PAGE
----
I'm not so convinced about the difficulty.  As I said, my house is on a street that is as wide as my house block.  This suggests that simply replacing the existing paving with another house and converting the nature strip + foot path into the new 'street' would double the density (and still be mostly garden space).  This would tend to be done mostly in central city areas first with people moving in from the perimeter.  This is exactly the reverse of the process for the last 100 years, where buildings are knocked down and roads widened.  We made the incentives move cities towards hypertrophism, so we can do the same to move them back.

Btw, did you read the new world economy blog posts?  He talks exactly to your points.

by njh on Mon Jun 7th, 2010 at 10:58:41 PM EST
[ Parent ]
I flipped through the new economy blog posts.  I'm trying very hard not to finish the work I need to do, but it's still calling. Will have to give it a more thorough reading later.

My suspicion is that the plan you suggest about doing infill:

As I said, my house is on a street that is as wide as my house block.  This suggests that simply replacing the existing paving with another house and converting the nature strip + foot path into the new 'street' would double the density (and still be mostly garden space).

would be hard in many areas because of setback requirements. Also any effort to do this would most likely require securing easement rights from all neighboring properties, which makes it legally a hard sell.  All it takes is one person who doesn't like it, and the whole thing falls through. On the other hand former industrial cities the world over often have large sections of abandoned housing.  In the US, one of the ways of dealing with this has been through the selective shrinking of cities.  In places like Detroit, the plan is to abandon portions of the city because no one lives there.  Gather a large enough chunk of land and you can have infill projects.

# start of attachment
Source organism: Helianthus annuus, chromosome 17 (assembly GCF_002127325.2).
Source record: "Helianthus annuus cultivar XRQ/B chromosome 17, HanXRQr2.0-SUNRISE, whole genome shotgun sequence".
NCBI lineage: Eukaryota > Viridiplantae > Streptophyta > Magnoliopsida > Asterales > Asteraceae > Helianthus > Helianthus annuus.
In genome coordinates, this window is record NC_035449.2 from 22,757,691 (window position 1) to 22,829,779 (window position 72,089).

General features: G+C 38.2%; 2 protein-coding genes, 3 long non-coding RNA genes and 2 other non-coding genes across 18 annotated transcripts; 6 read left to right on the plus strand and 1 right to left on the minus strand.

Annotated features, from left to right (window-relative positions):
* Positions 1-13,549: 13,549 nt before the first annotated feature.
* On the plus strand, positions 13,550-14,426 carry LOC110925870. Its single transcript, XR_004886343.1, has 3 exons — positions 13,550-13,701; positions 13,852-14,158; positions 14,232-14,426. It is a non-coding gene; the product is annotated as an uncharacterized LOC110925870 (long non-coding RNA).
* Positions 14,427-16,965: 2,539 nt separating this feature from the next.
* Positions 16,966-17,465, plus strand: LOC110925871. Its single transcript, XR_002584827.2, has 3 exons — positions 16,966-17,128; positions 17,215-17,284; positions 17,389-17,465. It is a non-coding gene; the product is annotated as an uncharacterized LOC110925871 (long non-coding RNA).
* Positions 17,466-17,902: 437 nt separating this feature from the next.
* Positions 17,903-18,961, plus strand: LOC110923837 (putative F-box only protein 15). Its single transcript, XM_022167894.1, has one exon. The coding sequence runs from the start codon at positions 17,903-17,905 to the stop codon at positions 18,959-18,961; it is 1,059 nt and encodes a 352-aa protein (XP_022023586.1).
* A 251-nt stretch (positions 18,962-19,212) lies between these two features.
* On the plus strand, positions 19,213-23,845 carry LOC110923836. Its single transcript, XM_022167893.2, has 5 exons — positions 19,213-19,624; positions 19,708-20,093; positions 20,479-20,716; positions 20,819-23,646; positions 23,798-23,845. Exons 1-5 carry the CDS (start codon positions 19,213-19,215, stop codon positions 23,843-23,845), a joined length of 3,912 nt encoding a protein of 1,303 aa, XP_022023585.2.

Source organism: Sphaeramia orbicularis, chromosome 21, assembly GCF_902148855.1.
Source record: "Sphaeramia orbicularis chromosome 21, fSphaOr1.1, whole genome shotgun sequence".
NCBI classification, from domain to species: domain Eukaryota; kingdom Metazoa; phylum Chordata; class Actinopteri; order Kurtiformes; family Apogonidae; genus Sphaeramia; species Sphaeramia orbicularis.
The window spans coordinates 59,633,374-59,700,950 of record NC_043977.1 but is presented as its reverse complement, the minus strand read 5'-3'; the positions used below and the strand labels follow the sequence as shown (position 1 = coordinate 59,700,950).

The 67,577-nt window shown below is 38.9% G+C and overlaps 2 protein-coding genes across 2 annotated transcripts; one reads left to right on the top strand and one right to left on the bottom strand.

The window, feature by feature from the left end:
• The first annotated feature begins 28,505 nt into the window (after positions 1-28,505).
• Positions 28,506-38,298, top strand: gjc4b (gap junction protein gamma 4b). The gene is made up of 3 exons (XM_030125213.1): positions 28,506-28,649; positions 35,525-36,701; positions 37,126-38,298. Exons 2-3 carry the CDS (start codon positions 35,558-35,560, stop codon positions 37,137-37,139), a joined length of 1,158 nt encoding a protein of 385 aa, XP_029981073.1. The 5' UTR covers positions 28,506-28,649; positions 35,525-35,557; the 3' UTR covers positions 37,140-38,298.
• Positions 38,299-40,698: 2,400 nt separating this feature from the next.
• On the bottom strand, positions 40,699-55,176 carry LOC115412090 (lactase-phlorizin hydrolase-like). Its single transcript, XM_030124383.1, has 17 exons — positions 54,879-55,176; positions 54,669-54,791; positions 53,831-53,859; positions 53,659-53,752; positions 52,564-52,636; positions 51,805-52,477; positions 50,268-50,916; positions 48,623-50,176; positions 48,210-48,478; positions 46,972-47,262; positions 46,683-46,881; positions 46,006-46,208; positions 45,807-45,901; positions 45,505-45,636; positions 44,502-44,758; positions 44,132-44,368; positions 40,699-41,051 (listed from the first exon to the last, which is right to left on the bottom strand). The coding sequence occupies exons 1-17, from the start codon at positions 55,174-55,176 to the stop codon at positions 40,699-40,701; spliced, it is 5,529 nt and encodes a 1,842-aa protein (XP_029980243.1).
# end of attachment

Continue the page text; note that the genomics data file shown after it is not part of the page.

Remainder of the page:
It's not only a residential problem.  The move out of central city retail to big box stores located at the urban fringe has made sensible transit planning difficult, because each store has to have a dedicated parking lot, and there's little coordination to create shared parking lots that encourage shoppers to come, park and go from store to store instead of driving between them.  On the other hand, if parking lots were treated as point source pollution sources, with municipal exemptions granted where pooled parking exists, then you could see retail being built around a shared parking area that could be integrated better.  Shared lots of this sort could more easily bare the cost of underground lots than individual stores.  If you make it so that city planning agencies are the only ones with the right to build these lots within being required to get pollution permits, then they can be used as urban planning tools.  Locate them in strategic areas so that they are within walking distance of many people, and you can drive density.  Get density up at the local level, and you can create islands that can be linked, profitably, by public transport.

And I'll give my consent to any government that does not deny a man a living wage-Billy Bragg

by ManfromMiddletown (manfrommiddletown at lycos dot com) on Mon Jun 7th, 2010 at 11:42:04 PM EST
[ Parent ]
That form of development is somewhat USA specific.  There is some bigboxstore development in Australia, but the biggest attractors still seem to be the 'mall' (e.g. http://en.wikipedia.org/wiki/Chadstone_Shopping_Centre), a form of which we never really saw in the US.  There are shopping malls in the US, but they suck in a way that makes places like Chadstone seem positively exciting.  Shite like Great Mall, or factory sewersoutlets are not in the same league.  I don't know how endemic BBSs are in Europe, but we never saw one whilst living there.

And every time I go back to the 19th century urban areas of Melbourne I'm struck by how exciting they are.  E.g:
http://en.wikipedia.org/wiki/Degraves_Street,_Melbourne
http://en.wikipedia.org/wiki/Chapel_Street,_Melbourne
http://en.wikipedia.org/wiki/Acland_Street,_Melbourne
http://en.wikipedia.org/wiki/Brunswick_Street,_Melbourne